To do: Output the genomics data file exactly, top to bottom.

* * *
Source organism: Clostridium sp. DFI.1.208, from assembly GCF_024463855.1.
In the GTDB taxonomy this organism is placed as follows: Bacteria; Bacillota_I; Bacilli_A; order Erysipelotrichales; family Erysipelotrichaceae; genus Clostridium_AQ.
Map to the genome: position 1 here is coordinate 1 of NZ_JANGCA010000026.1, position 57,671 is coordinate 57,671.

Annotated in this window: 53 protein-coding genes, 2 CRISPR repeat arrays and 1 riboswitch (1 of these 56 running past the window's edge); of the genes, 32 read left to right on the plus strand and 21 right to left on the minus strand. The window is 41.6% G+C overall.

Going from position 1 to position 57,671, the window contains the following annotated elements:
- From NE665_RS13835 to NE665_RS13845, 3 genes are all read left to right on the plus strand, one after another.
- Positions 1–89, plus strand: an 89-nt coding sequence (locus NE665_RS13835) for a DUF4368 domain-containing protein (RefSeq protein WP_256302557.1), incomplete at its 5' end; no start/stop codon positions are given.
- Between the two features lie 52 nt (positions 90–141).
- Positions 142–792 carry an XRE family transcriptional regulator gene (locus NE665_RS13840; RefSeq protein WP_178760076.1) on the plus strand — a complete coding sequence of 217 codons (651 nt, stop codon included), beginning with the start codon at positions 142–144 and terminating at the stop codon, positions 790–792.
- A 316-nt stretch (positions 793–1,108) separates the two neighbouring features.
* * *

Source organism: Clostridium sp. DFI.1.208, from assembly GCF_024463855.1.
In the GTDB taxonomy this organism is placed as follows: Bacteria; Bacillota_I; Bacilli_A; order Erysipelotrichales; family Erysipelotrichaceae; genus Clostridium_AQ.
Map to the genome: position 1 here is coordinate 1 of NZ_JANGCA010000026.1, position 57,671 is coordinate 57,671.

Annotated in this window: 53 protein-coding genes, 2 CRISPR repeat arrays and 1 riboswitch (1 of these 56 running past the window's edge); of the genes, 32 read left to right on the plus strand and 21 right to left on the minus strand. The window is 41.6% G+C overall.

Going from position 1 to position 57,671, the window contains the following annotated elements:
- From NE665_RS13835 to NE665_RS13845, 3 genes are all read left to right on the plus strand, one after another.
- Positions 1–89, plus strand: an 89-nt coding sequence (locus NE665_RS13835) for a DUF4368 domain-containing protein (RefSeq protein WP_256302557.1), incomplete at its 5' end; no start/stop codon positions are given.
- Between the two features lie 52 nt (positions 90–141).
- Positions 142–792 carry an XRE family transcriptional regulator gene (locus NE665_RS13840; RefSeq protein WP_178760076.1) on the plus strand — a complete coding sequence of 217 codons (651 nt, stop codon included), beginning with the start codon at positions 142–144 and terminating at the stop codon, positions 790–792.
- A 316-nt stretch (positions 793–1,108) separates the two neighbouring features.